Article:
Architectural awareness Editorial
Stabroek News
December 7, 2001

Amsterdam in the Netherlands is a delightful city - the centre of it, that is. Canals, old buildings and traditional streets create a world which is uniquely Dutch, and which simply could not be mistaken for any other urban centre anywhere else in the world. But drive to the south-east of the city and you will come upon rows of high-rise housing units of around 1960s vintage, much like those in so many other Western towns. And further on you will encounter the seemingly endless business development area, all sterile glass and steel with only a fluted front here, or a circular tower there to relieve the monotony. Yet this science fiction world is Amsterdam too, although it is not an Amsterdam which is uniquely Dutch. If you didn't know for a fact that you were in the Netherlands' capital, you could almost think yourself in any one of a number of Western cities.

International architectural design is becoming increasingly homogenized and major urban centres are in consequence becoming more and more alike. From Singapore to Amsterdam the endless steel towers with their hooded eyes of darkened glass stare unrelenting at each other across streets which have lost human scale.

And what about Guyana's capital? Well at least it cannot be mistaken for the city in Metropolis, for example, but that still does not mean it is not fast losing its character. Many of the newer business places represent little more than mini-concrete fortresses which perhaps owe more in terms of style to 1950s small-town America, than they do to local tradition. There are exceptions, of course, erected by companies which have attempted greater originality, and which sometimes have incorporated a local architectural feature into their designs.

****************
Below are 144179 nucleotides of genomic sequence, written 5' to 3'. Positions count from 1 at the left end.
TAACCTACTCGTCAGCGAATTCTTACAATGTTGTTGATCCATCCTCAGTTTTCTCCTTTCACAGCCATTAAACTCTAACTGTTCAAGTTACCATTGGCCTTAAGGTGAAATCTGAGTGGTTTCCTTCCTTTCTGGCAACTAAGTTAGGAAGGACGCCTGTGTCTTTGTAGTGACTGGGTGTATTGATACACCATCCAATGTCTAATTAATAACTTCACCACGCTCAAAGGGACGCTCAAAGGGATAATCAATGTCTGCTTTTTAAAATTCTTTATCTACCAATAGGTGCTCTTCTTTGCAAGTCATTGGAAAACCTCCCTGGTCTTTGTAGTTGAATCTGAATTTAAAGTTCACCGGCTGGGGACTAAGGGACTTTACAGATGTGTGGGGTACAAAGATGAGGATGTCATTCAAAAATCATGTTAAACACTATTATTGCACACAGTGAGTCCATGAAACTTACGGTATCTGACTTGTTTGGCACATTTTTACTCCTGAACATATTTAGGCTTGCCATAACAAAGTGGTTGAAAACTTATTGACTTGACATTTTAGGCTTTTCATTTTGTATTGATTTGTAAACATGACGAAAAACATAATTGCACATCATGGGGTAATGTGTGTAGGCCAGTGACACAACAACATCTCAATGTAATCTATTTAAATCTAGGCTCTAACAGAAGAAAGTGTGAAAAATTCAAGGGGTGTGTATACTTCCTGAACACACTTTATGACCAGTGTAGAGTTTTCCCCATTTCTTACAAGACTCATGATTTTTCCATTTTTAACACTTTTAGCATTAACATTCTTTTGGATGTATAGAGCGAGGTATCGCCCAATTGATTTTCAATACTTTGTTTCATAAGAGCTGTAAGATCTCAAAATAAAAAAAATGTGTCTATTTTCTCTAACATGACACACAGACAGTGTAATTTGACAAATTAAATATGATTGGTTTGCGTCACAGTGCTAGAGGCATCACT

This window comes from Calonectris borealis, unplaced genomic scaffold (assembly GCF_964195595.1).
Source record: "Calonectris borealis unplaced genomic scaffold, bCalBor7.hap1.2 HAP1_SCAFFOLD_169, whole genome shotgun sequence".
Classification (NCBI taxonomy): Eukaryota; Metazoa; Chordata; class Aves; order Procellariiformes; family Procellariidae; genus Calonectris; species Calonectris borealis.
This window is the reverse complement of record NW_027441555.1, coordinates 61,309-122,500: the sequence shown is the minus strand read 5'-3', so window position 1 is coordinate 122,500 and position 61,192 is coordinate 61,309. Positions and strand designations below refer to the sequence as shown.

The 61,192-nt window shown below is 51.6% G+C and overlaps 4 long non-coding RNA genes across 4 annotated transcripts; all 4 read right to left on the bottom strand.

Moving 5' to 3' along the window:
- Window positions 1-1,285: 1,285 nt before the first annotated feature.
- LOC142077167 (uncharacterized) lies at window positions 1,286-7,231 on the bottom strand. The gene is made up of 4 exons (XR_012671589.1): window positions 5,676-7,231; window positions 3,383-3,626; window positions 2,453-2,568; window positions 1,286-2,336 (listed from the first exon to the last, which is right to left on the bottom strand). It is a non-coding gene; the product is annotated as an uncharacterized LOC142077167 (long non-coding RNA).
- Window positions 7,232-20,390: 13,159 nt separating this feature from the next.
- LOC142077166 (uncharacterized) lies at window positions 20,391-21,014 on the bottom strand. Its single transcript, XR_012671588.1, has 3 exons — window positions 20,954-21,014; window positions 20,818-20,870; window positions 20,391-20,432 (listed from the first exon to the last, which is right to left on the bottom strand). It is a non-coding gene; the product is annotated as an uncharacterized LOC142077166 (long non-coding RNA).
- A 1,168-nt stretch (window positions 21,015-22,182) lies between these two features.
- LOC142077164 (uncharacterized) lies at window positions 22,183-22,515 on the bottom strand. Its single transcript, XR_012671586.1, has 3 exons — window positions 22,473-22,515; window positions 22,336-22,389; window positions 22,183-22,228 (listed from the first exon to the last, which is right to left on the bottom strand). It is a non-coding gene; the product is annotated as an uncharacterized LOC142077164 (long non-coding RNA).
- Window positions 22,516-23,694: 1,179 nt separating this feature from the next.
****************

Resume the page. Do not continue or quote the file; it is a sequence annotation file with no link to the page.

But the real architectural aberrations come in the residential building department. Old houses are being razed faster than the eye can blink, and in their stead rise the often bizarre creations of imaginations rooted not so much in an alien tradition, as in no tradition at all. Just where, for instance, did these bulbous balustrades that are proliferating all over the city come from? Just who was the originator of all these incongruous facades with their myriad concrete protuberances?

It is not that one doesn't need new buildings and innovative styles. It is that in the first instance, one preserves one's heritage, and in those areas where one builds anew, one attempts to harmonize with the environment and develop the tradition which has been handed down from earlier generations. This does not mean that the building materials have to be the same, or the design identical. It may just mean incorporating key elements of traditional architecture into an entirely new concept.

Whatever is happening on Amsterdam's outskirts, Amsterdam's heart remains what it always was - an example of the immovable material heritage of the Dutch. It is also part of the heritage of the world. And so is Georgetown's remarkable wooden architectural tradition, if only we could appreciate it. Before those with more money than taste continue on their destructive path annihilating the best in our material heritage and replacing it with travesties of varying degrees of eccentricity, the Ministries of Culture and Education - with help from the National Trust - should embark on a public awareness campaign.

If they don't, we will wake up one morning and find that the nation's capital has lost its traditions, lost its pedigree, lost its uniqueness and lost its soul.